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Sep 21, 2013 09:52 AM

induction cooktop and electric/convection oven references

I am remodeling a nyc apt and want to know what brand induction cooktop and what brand convection/electric oven i should buy

It is my first induction purchase and as this is not my primary residence I want really good appliances but dont want to break the bank

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    This is the newer (and better) version of what I have. Better cause of the flex zone on top and the dual flex oven (not an issue for me but for plenty of people it is). I bought my first one about four years ago and when I remodeled the kitchen in our second home, I bought the same thing. Mine cost about $1600 IIRC so this price may be high cause it's new. Check with Home Depot. You'd NEVER take me down to gas again :)

    1. Hi, ellen:

      If you're already committed to induction, try:

      They're extremely zealous, but well-informed.


      1 Reply
      1. re: kaleokahu


        I've find them a bit TOO "zealous" but they do have lots of info.

      2. Have you checked out the gardenweb appliances forum:

        There are a lot of recent discussions of both induction cooktops and electric convection wall-ovens. There also are discussions of installing ovens in cabinetry beneath the cooktop, if that is what you had in mind. .

        It also is a good place to look If you are actually looking for a range instead of a cooktop and oven.

        The link that c. oliver gave you is to the Samsung NE599NOPBSR, a freestanding 30" induction range. It has both the flex-zone burner (i.e., a 9"x18" zone that can be run as two separate burners or as one large burner for griddles and etc.) and the "flex-duo" oven (which comes with a panel that, when inserted into the middle oven rack, divides the oven into two separately controllable chambers.)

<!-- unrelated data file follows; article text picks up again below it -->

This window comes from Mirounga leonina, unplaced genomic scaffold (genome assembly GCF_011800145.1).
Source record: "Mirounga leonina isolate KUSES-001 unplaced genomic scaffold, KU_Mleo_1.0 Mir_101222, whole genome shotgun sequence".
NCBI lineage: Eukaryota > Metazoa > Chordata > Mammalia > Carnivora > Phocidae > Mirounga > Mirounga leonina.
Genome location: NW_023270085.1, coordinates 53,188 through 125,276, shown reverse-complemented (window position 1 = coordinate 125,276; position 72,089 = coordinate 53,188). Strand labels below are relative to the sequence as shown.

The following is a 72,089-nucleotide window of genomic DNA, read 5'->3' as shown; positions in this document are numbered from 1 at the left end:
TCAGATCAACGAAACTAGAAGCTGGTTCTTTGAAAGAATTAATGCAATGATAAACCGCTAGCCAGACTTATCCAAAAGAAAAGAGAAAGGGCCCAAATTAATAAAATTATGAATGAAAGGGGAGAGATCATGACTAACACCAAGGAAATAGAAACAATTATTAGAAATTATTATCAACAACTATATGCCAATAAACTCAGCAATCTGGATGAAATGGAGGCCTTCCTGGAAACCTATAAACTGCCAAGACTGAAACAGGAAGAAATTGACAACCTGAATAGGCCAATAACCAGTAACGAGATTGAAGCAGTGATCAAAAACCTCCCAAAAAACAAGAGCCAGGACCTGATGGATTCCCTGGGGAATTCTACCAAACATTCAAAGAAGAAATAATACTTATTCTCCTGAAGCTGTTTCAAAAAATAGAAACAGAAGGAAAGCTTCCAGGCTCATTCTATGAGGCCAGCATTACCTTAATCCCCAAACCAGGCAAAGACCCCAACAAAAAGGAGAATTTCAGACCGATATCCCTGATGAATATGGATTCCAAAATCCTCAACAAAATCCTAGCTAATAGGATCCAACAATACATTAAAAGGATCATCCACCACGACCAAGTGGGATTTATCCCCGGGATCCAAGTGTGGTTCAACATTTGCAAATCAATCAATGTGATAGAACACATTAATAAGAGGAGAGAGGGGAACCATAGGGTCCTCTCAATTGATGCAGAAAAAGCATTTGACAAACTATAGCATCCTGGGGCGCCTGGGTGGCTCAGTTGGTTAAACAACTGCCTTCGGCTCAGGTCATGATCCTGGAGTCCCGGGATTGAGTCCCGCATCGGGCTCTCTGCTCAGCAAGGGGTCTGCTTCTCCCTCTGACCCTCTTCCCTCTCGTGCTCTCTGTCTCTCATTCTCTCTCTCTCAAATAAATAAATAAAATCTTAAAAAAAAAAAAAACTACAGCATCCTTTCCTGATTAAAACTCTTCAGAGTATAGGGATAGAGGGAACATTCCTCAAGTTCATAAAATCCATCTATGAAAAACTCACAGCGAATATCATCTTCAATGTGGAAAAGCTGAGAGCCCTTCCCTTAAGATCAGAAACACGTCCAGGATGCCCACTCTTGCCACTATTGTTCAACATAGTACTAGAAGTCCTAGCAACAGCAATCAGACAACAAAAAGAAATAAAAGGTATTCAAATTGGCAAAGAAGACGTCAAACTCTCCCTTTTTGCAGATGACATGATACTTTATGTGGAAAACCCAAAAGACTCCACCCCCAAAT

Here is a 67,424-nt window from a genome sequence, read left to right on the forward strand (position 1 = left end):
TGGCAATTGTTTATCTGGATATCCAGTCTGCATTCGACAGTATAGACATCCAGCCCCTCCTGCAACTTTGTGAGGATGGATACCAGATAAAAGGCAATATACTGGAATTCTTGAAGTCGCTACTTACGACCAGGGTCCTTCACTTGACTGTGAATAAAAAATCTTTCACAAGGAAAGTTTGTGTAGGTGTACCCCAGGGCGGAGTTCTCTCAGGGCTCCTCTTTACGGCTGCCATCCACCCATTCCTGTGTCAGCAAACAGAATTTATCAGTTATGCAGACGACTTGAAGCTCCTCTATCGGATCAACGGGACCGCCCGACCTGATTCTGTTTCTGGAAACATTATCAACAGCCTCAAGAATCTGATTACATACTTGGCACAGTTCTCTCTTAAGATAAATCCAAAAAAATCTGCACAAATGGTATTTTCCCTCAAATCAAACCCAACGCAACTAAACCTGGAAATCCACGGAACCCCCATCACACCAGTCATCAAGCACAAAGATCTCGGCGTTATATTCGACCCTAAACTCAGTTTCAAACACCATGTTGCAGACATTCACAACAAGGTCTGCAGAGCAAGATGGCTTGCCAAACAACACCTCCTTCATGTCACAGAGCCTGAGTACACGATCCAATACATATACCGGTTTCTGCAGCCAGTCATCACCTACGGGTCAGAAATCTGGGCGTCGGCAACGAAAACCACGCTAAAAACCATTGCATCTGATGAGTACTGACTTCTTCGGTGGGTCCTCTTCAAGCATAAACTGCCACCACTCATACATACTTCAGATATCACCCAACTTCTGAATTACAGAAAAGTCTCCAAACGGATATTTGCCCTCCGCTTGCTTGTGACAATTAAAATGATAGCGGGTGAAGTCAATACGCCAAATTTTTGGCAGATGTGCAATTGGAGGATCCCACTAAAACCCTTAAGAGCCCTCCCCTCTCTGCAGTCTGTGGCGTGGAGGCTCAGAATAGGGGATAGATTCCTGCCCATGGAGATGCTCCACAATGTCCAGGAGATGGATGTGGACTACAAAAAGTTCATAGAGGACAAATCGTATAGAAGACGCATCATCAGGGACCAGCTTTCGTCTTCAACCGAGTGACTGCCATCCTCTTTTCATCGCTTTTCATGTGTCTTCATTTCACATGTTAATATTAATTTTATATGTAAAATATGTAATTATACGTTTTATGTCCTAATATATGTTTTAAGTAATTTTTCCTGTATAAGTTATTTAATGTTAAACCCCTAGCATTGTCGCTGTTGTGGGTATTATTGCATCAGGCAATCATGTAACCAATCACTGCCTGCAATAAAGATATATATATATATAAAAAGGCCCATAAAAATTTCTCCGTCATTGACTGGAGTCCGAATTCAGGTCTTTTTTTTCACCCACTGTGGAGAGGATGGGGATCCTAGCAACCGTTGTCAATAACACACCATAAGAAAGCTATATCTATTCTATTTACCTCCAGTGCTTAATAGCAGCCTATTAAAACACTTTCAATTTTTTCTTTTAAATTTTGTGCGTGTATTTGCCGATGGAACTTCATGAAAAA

Unfortunately for you in NYC, the NE599 currently only seems to be available on the Canadian side of the border. The Samsung induction ranges available on the US side of the border are the NE595NOPBSR and the NE597NOPBSR with the latter having the flex-zone on top but not the flex-duo divisible oven feature.

        AFAIK, the Samsung induction stoves and an LG induction cooktop are the only induction appliances available here that have "bridgable" elements There are numbers of induction cooktops and induction ranges that allow you to lay a griddle across two elements in the zone, but you have adjust each burner separately.

        There are also so-called "zoneless" or "full surface" induction cooktops available from the likes of Thermador and Gagenau (both Bosch-Seimens subsidiaries) which dispense with tranditional hobs and allow you to put a number of pans of variying sizes anywhere on the cooktop. Still very much a high-end thing and priced accordingly.

        1 Reply
        1. re: JWVideo

          I cooked on the Thermador one and just loved it. But it IS quite pricey.

        2. I am using a single burner induction unit to get used to using it. My next home will have induction. What I really want is the wall (full sized) ovens from Kitchen Aid. We used them in the store and they are wall mount, I don't want an oven where I have to bend over to see what is going on. I have been spoiled by having a wall mounted oven for 25 years.

          What I like about the KA is that it is very easy to see inside, it has convection and steam injection (great for bread baking). I want a double stack so we'll have his & her ovens.

          1 Reply
          1. re: Candy

            I agree. If I'd been able or willing to rip out the existing kitchen, I'd have gone with double wall ovens. Instead I have the range and then a Samsung MW/convection that's huge so when I need a second one, which isn't often, I have that.